These systems are ideal for small businesses with remote employees or sole proprietorships.

VoIP Phone System

VoIP phone systems use a company’s existing internet connection, unlike landlines that rely on copper wires. These systems provide a range of features previously only available to large corporations with expensive PBX hardware, such as automated attendants, call queues, and computer integration, allowing for voicemails to be received in email inboxes and for computers to serve as softphones. VoIP systems enable remote workers to access the business’s phone system through their mobile devices.

Pros of VoIP Phone Systems:
  • VoIP software : Offers a high-tech phone system complete with bells and whistles. These systems are substantially less expensive than landline systems and are simple to set up and configure.
  • Complete Portability: A virtual, commonly called a VoIP number, is transferable. It implies that you can use the same number everywhere.
  • Add-On Features at No Extra Cost: You’ll probably be the first to point out that traditional PBX systems also offer remote working with features like call transfer, group voicemail, call queuing, and more.
  • Increased Accessibility: Aside from cost effectiveness, one of the main advantages of VoIP for business is accessibility.

Cons of VoIP Phone System :

You need to have an internet connection for these systems. This phone system won’t function if you live in a neighbourhood with patchy internet connectivity.

Small businesses that want their remote employees to have access to the phone system and businesses that desire the capability of an advanced phone system at an affordable price.

On-Premises VoIP Systems

On-premises phone systems require that all the necessary equipment, including PBX hardware, be housed by the business. This system requires a significant upfront cost as the equipment must be purchased outright. Despite the one-time hardware cost, ongoing monthly fees for SIP trunking or PRI circuits facilitate making and receiving calls. The maintenance, repairs, and upgrades of the system are the responsibility of the business’s IT staff.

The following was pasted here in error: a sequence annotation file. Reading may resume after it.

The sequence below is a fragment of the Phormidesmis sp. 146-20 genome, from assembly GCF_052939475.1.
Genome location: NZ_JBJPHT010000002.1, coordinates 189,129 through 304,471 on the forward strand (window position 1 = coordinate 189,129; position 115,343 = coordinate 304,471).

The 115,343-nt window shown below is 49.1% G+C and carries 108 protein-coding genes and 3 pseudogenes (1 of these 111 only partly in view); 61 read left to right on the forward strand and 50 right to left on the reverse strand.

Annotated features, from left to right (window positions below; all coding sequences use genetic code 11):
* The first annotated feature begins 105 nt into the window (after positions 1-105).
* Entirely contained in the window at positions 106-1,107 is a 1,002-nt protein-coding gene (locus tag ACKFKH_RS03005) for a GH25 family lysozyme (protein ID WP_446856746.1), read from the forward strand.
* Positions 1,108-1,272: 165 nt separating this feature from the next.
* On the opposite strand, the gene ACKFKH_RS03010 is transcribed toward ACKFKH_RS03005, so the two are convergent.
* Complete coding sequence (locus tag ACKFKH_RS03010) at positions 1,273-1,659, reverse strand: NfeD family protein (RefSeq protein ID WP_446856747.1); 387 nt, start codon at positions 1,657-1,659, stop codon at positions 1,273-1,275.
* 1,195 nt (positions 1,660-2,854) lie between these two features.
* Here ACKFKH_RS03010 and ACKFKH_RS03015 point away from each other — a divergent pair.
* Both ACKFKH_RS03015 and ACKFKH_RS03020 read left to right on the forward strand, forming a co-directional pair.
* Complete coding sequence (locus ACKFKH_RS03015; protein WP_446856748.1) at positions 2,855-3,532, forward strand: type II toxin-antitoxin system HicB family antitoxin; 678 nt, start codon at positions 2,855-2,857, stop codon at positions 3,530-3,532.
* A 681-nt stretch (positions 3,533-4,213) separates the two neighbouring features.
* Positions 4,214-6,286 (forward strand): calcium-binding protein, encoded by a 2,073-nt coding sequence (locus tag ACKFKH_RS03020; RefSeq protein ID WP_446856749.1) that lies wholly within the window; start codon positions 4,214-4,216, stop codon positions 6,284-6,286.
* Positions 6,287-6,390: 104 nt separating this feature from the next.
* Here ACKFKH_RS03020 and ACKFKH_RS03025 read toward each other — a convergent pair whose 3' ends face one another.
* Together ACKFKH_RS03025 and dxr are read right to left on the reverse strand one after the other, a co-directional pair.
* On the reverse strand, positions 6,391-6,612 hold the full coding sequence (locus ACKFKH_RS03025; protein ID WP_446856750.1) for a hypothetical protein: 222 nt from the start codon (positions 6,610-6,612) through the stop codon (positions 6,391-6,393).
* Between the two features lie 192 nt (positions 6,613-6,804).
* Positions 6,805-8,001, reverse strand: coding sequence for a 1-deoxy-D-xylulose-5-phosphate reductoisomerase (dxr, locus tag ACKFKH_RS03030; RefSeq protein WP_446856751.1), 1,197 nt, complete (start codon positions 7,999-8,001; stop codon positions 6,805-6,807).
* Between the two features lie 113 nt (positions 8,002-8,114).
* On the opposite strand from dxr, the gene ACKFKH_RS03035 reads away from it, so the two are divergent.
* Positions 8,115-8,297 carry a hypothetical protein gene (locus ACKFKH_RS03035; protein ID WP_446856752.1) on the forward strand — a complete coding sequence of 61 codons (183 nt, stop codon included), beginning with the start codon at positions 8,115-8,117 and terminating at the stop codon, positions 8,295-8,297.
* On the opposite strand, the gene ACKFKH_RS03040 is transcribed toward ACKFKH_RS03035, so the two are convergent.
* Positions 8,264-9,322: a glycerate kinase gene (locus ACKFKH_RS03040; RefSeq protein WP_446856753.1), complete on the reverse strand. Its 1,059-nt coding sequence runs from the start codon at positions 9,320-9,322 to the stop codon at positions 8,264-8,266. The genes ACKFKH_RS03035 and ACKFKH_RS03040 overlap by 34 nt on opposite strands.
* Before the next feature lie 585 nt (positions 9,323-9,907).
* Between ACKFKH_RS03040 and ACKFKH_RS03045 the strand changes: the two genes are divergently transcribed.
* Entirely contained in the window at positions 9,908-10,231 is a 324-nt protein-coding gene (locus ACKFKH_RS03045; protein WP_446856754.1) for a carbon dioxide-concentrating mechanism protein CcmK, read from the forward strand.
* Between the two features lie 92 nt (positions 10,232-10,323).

Pros of On-Premises VoIP Systems:
  • Your service is always under your complete control. You and your IT staff ensure it is operational and set up according to your preferences.
  • On-premises systems entail a substantial initial expense as the necessary equipment must be purchased. Furthermore, it is necessary to have a dedicated staff member to handle the maintenance and servicing of the system.
On-premises systems are suitable for businesses that prefer to retain full control over their system and access to the equipment and are uncomfortable with the use of the cloud.

Cloud-Based VoIP Systems

Cloud-hosted phone systems eliminate maintenance or hardware concerns, as the service provider is responsible for housing, maintaining, and upgrading all PBX technology. This system allows growing businesses to scale easily by adding new lines and quickly accessing new features. Businesses typically pay a monthly fee based on the number of users.

Pros of Cloud-Based VoIP Telephone Systems:

With a cloud-hosted system, purchasing or maintaining PBX hardware or dial-tone services is no need, as the provider handles these responsibilities. Additionally, the system can be easily set up and configured from a computer.

  • In a cloud-hosted setup, you don’t have direct control over the hardware, and in case of a system outage, you have to rely on the provider for prompt resolution.
Best for:
Small businesses operating with limited resources and without in-house IT support are ideal for VoIP.

With a solid understanding of the basics, it’s time to start considering your business phone system options. To help you make an informed decision, look at our top recommendations for business phone systems.